Our province suffered a loss on Nov. 7, with the passing of Memorial University political science professor Christopher Dunn.
A professor, mentor, editor, contributor, husband, and father, Dr. Christopher Dunn’s untimely death came after a lengthy battle with Amyotrophic Lateral Sclerosis (ALS), also known as Lou Gehrig’s disease.
With tributes pouring in to celebrate his life, and everything he accomplished within it, it is obvious that Dunn has left a profound impact on those who knew him.
“It is with a heavy heart and soul that I wish to let you all know of my Dad's passing away. He bravely fought with ALS, never complaining,” his son Christopher Dunn shared on Facebook on Nov. 8.
“This brilliant man has touched so many lives across the country through his extensive work in political science. My whole life is, and will be spent in awe of his work ethic,” Dunn said, detailing his father’s impressive life’s work and his dedication to his role and his students at Memorial University, where he taught since 1987.
“Yes, we will miss the man many know as Dr. Dunn. And my family and I will miss our Dad,” he wrote.
“I am who I am and will be because of him.”
He will be greatly missed by many students, present and former, like Zoiey Cobb, Emma Huang and Karen Moores.
“I can honestly say that had it not been for him, I probably wouldn’t have pursued a career in public service, and I still use the knowledge and skills he taught me on a daily basis,” Cobb shared.
“He was one of the best at MUN,” Huang wrote. “He was a wise and knowledgeable scholar. A dedicated and responsible professor. A caring and helpful mentor. A kind and sweet friend. He will be deeply missed and forever remembered.”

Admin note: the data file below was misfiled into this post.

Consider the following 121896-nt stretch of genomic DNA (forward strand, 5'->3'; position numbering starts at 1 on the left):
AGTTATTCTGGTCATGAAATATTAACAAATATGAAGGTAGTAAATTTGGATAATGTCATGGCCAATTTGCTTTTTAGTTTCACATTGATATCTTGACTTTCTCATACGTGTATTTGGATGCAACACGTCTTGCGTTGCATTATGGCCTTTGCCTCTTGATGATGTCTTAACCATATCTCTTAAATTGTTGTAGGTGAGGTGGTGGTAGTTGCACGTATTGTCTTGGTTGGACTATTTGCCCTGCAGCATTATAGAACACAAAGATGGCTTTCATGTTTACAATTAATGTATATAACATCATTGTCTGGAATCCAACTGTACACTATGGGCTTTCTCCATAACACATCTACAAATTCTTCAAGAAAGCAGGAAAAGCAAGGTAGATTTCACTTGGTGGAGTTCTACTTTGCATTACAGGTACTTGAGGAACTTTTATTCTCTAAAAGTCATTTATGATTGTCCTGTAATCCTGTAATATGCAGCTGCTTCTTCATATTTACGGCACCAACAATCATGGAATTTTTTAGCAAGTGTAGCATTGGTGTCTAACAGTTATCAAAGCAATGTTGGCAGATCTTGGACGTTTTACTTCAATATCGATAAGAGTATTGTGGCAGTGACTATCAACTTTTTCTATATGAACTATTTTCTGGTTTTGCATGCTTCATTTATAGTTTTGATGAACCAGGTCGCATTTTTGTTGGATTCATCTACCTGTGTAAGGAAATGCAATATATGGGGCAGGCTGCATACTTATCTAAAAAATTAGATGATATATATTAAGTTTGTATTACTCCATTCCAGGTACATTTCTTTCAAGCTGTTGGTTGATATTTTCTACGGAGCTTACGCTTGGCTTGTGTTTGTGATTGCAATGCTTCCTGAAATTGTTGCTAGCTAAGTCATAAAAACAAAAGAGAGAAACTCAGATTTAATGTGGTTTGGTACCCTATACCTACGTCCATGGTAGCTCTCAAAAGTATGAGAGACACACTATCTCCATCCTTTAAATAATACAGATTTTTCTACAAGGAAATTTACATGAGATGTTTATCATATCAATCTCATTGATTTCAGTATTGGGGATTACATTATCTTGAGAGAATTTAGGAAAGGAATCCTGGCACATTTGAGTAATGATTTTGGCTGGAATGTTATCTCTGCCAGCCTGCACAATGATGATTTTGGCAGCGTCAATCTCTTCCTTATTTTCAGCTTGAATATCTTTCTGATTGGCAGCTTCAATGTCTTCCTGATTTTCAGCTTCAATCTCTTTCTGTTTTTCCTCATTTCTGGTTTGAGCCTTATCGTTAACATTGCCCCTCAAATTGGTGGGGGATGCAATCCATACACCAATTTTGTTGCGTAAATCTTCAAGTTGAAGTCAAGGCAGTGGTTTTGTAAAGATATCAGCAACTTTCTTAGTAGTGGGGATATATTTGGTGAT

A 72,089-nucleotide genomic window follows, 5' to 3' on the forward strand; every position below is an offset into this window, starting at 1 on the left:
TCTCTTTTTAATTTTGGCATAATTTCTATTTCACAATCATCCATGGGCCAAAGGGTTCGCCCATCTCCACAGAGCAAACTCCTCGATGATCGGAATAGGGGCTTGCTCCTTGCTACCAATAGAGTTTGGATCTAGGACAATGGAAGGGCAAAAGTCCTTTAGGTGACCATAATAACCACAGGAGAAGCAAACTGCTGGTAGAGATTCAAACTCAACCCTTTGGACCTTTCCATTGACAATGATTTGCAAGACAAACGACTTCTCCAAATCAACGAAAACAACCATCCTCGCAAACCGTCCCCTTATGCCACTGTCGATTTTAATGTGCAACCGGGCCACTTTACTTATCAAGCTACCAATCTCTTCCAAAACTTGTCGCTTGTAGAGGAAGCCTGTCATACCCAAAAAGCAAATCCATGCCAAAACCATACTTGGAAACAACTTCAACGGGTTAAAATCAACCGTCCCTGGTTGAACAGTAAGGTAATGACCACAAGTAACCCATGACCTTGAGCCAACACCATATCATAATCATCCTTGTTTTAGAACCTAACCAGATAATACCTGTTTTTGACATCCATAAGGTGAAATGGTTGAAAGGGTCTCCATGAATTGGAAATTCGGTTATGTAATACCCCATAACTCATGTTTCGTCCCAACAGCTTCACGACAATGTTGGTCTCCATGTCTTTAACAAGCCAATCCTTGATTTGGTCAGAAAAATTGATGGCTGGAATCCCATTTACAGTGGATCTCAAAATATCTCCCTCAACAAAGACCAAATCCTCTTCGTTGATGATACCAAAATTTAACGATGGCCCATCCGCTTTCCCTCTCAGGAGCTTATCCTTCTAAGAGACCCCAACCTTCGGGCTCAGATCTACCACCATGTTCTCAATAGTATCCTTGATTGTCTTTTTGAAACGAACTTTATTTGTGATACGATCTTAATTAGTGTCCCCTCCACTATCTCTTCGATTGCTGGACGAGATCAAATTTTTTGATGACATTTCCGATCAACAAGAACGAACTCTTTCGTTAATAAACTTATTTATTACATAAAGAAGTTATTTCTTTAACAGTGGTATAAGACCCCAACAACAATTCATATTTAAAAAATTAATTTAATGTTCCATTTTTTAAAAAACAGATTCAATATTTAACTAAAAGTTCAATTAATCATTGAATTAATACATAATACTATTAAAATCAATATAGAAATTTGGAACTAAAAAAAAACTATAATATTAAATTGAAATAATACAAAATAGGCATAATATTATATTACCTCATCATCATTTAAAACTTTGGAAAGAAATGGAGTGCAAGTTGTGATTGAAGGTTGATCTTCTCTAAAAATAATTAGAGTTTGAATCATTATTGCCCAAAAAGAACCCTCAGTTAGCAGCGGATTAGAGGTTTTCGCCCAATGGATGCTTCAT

“This province, and policy and political related institutions around the world that employ his former students, are better and stronger because of his influence,” Moores added. “Our own province and the political, public service and policy community is richer, and more equitable because of his impact."
Dunn’s colleagues also shared their memoriams.
“Chris regularly shared his measured insights with eager students and through media interviews,” friend and colleague Alex Marland wrote in a MUN news release.
“He was always a calm voice of reason. Above all, he was a kind and caring man.”
Stephen Tomblin, a fellow professor in political science, summed up the loss of his friend in the final notes of a lengthy moving tribute:
“He is truly an inspiration to us all and generations of students, decision-makers, and academics are thinking fondly these days about his many accomplishments and life of dedication to the community, Memorial University, and most of all his family. He certainly will be missed but always remembered fondly by those who were blessed to know him.”